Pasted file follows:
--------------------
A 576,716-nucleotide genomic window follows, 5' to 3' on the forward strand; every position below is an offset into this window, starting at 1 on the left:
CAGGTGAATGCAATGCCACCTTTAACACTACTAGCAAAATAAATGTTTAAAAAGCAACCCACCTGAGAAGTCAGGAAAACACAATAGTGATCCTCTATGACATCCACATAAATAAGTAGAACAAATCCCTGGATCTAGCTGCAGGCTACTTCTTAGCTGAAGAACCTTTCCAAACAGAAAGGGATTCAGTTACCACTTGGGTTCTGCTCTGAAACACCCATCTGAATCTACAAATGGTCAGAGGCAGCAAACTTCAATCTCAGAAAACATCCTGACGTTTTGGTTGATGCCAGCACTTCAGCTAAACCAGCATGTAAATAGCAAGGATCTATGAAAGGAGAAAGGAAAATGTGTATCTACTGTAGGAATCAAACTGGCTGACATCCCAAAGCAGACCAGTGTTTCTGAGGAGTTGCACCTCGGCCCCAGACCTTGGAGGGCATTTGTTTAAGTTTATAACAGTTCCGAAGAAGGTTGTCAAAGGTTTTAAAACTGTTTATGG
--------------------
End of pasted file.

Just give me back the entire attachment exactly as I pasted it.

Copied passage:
A 576,716-nucleotide genomic window follows, 5' to 3' on the forward strand; every position below is an offset into this window, starting at 1 on the left:
CAGGTGAATGCAATGCCACCTTTAACACTACTAGCAAAATAAATGTTTAAAAAGCAACCCACCTGAGAAGTCAGGAAAACACAATAGTGATCCTCTATGACATCCACATAAATAAGTAGAACAAATCCCTGGATCTAGCTGCAGGCTACTTCTTAGCTGAAGAACCTTTCCAAACAGAAAGGGATTCAGTTACCACTTGGGTTCTGCTCTGAAACACCCATCTGAATCTACAAATGGTCAGAGGCAGCAAACTTCAATCTCAGAAAACATCCTGACGTTTTGGTTGATGCCAGCACTTCAGCTAAACCAGCATGTAAATAGCAAGGATCTATGAAAGGAGAAAGGAAAATGTGTATCTACTGTAGGAATCAAACTGGCTGACATCCCAAAGCAGACCAGTGTTTCTGAGGAGTTGCACCTCGGCCCCAGACCTTGGAGGGCATTTGTTTAAGTTTATAACAGTTCCGAAGAAGGTTGTCAAAGGTTTTAAAACTGTTTATGG